## Sampling

**A crucial signal processing** operation in a GPS or Galileo software-defined receiver is sampling. In the following we briefly review the sampling process.

**Consider the signal x (t).** Suppose that we sample this signal at a uniform rate— say once everyseconds. Then we obtain an infinite sequence of samples, and we denote this sequence by. where n takes on all integer values. The quantityis called the sampling period, and its reciprocalthe sampling rate.

The sampling operation is mathematically described by

where x(t) is the signal being sampled, andis the sampled signal that consists of a sequence of impulses separated in time byThe term represents a delta function positioned at time

**FIGURE 1.6. Power spectral density****of a random sequence of pulses.**

Figures 1.7 and 1.8 show the sampling process in the time and frequency domain, respectively.

Figure 1.8 reveals that if the sampling rateis lower that 2B, then the frequency-shifted components of X (f) overlap and the spectrum of the sampled signal is not similar to the spectrum of the original signal x(t). The spectral overlap effect is known as aliasing, and the sampling rateis called the Nyquist rate.

## Characterization of Systems

In the continuous-time domain, a system is a functional relationship between the input signal x (t) and the output signal y (t). The input-output relation of a system may be denoted as

**FIGURE 1.7. Sampling operation shown in the time domain. Top: Signal x(t). Bottom: Sampled signal**

Figure 1.9 shows a block diagram of a system characterized by a function f and with input signal x (t) and output signal y (t).

By means of the properties of the input-output relationship given in (1.17), we can classify systems as follows:

Linear and nonlinear systems A system is said to be linear if superposition applies. That is, if

Figure 1.9 shows a block diagram of a system characterized by a function f and with input signal x (t) and output signal y (t).

By means of the properties of the input-output relationship given in (1.17), we can classify systems as follows:

then

A system in which superposition does not apply is termed a nonlinear system.

Time-invariant and time-varying systems A system is said to be be time-invariant if a time shift in the input results in a corresponding time shift in the output. That is,

whereis any real number. Systems that do not meet this requirement are called time-varying systems.

**FIGURE 1.8. Sampling operation shown in the frequency domain. Top: Signal X( f ) with bandwidth B. Bottom:**

**Causal and noncausal systems** A system is said to be causal if its response does not begin before the input is applied, or in other words, the value of the output atdepends only on the values of x(t) forIn mathematical terms, we have

Noncausal systems do not satisfy the condition given above. Moreover, they do not exist in a real world but can be approximated by the use of time delay.

The classification of continuous-time systems easily carries over to discrete-time systems. Here the input and output signals are sequences, and the system maps the input sequence x(n) into the output sequence y (n).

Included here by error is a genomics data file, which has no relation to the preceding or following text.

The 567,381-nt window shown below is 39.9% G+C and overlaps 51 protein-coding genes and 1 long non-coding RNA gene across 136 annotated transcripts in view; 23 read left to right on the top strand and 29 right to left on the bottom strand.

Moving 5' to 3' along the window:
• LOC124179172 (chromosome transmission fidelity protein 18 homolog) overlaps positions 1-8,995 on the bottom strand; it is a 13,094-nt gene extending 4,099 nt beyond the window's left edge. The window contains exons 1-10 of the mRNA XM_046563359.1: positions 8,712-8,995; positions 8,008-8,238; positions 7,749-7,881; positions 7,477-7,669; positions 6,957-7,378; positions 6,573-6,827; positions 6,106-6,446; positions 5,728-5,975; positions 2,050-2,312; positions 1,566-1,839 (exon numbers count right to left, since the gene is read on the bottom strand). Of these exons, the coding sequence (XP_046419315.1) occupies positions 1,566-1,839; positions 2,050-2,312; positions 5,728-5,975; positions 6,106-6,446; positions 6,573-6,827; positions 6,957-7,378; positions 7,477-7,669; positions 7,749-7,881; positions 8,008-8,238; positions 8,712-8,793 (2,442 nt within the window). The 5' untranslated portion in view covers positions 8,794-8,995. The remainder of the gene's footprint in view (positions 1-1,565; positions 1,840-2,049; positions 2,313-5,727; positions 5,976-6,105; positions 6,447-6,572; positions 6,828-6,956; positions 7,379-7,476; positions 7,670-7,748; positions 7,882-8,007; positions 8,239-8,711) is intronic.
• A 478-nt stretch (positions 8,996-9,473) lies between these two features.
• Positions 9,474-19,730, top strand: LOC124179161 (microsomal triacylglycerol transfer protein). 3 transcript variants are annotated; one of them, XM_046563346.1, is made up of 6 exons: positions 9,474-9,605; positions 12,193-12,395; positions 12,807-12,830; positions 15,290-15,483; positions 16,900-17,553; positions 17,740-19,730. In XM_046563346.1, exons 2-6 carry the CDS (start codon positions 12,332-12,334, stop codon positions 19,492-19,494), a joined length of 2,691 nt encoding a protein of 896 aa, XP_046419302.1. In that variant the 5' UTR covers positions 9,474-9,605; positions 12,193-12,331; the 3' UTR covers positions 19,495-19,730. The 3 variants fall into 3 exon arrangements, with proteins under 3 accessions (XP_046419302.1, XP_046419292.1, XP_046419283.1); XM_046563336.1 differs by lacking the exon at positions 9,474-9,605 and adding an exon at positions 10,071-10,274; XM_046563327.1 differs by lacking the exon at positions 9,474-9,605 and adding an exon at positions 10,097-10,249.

**A simple example of a discrete-time** linear system is a system that is a linear combination of the present and two past inputs. Such a system can in general be described by

and is illustrated in Figure 1.10.

**FIGURE 1.9. Block diagram representation of a system.**

**FIGURE 1.10. Simple linear system with input-output relation**** **

## Linear Time-Invariant Systems

Let us first consider a continuous-time, linear, time-invariant (LTI) system characterized by an impulse response h(t), which is defined to be the response y(t) from the LTI system to a unit impulseThat is,

**The response to the input x (t) is found by convolving x (t) with h (t) in the time domain:**

Convolution is denoted by the *. Sincefor causal systems, we can also write y(t) as

Define the continuous-time exponential signalFrom (1.19) we then have

The expression in brackets is the Fourier transform of h(t), which we denote H (f).

**Now define the discrete**-time exponential sequence We can then characterize a discrete-time LTI system by its frequency response to x(n). By means of the convolution sum formula, a discrete version of (1.20), we obtain the response

The expression in parentheses is the discrete-time Fourier transform of the impulse response h(n), which we denote

**FIGURE 1.11. Parameters of a filter.**

The convolution in the time domain corresponds to the multiplication of Fourier transforms in the frequency domain. Thus, for the system under consideration the Fourier transforms of the input and output signals are related to each other by

In general, the transfer function H (f) is a complex quantity and can be expressed in magnitude and angle form as

The quantity | H (f) | is called the amplitude response of the system, and the quantity arg(H (f )) is called the phase response of the system. The magnitude response is often expressed in decibels (dB) using the definition

We mention in passing that in real systems h (t) is a real-valued function and hence H (f) has conjugate symmetry in the frequency domain, i.e.,

The equations above show that an LTI system acts as a filter. Filters can be classified into lowpass, bandpass, and highpass filters and they are often characterized by stopbands, passband, and half-power (3 dB) bandwidth. These parameters are identified in Figure 1.11 for a bandpass filter.

**FIGURE 1.12. Magnitude spectrum of bandpass signal s(t) and complex envelope**